Welcome to Video 20 of our series on Understanding Vaccines with Dr Noluthando Nematswerani, Head of the Discovery Health Centre for Clinical Excellence. Here we bust the myth that COVID-19 vaccines negatively impact fertility, as no clinical evidence supports this.
Some people have voiced their worries that getting a COVID-19 vaccination may prevent or affect fertility, but it's important to know that these fears have not been substantiated by any clinical data. There is no evidence the COVID-19 vaccines have any effect on your chances of becoming pregnant.
Where did this misinformation start?
Like many poorly-informed myths that are widely spread on social media, the idea that vaccines affect fertility was initially based on an assumption: in this case, that vaccine spike protein trains the body to attack a protein found in the placenta because these proteins look alike. This myth has been dispelled by experts as these proteins are actually not at all similar.
This analogy can be used to help you understand why that wouldn't happen: for your immune system attack the placental protein would be like you mistaking a mouse for an elephant, just because they are both grey in colour. There may be a tiny similarity, but the entire structure of the proteins is so different, and your body's immune system is so smart, that it would not get confused or mix them up.
If anything, vaccines may help protect male fertility
There are some concerns about the potential effect of the COVID-19 disease on male fertility. The SARS-CoV-2 virus may impact male hormones necessary for normal sperm production. To reduce any possible effects of the virus on their reproductive system, it's recommended that men get vaccinated against COVID-19.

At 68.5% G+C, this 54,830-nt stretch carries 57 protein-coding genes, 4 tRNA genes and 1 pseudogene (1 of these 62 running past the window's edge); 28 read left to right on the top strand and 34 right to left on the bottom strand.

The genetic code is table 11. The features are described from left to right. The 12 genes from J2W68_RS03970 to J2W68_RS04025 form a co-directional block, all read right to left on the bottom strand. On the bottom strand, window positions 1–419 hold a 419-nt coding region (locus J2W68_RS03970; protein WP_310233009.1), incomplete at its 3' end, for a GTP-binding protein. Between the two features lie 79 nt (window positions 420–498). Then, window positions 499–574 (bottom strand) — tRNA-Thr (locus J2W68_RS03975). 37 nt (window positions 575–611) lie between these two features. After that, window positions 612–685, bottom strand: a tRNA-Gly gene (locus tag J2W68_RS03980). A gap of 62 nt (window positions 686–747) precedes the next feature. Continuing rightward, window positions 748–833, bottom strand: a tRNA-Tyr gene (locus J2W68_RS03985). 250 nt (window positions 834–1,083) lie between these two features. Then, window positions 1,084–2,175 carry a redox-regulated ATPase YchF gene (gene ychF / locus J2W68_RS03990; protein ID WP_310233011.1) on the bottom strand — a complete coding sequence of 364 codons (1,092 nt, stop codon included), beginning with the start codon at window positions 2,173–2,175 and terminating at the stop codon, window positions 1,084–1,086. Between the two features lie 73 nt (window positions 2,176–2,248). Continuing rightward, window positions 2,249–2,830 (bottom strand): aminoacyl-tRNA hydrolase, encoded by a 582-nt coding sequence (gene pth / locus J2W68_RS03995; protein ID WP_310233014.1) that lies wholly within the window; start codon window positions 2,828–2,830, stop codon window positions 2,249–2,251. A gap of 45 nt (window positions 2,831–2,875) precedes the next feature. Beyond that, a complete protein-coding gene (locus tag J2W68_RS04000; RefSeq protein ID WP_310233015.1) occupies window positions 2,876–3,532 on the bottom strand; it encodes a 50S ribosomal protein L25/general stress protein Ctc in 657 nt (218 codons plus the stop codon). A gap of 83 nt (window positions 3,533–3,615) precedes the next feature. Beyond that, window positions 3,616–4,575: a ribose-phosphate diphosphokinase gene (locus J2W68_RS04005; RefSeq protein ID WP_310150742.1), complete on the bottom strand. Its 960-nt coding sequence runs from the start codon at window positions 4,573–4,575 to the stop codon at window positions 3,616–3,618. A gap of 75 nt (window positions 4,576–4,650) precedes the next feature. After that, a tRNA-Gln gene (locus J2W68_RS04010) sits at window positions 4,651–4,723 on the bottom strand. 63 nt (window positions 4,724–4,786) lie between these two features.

Remember that, while studies are ongoing, there is no clinical data and no credible scientific theory supporting the myth that COVID-19 vaccines cause infertility in men or women. Watch Dr Noluthando explain it here:
Learn more about COVID-19 and vaccines here, and join the millions of South Africans who can proudly say, #IGotMyVaccine!
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South African organisations:
- National Department of Health's dedicated COVID-19 portal: https://sacoronavirus.co.za/
- National Institute for Communicable Diseases' (part of the National Health Laboratory Service) dedicated COVID-19 hub
- South African Health Products Regulatory Authority (SAPRHA - part of the National Department of Health).
- South African Medical Research Council (SAMRC)
- South African Medical Journal (SAMJ)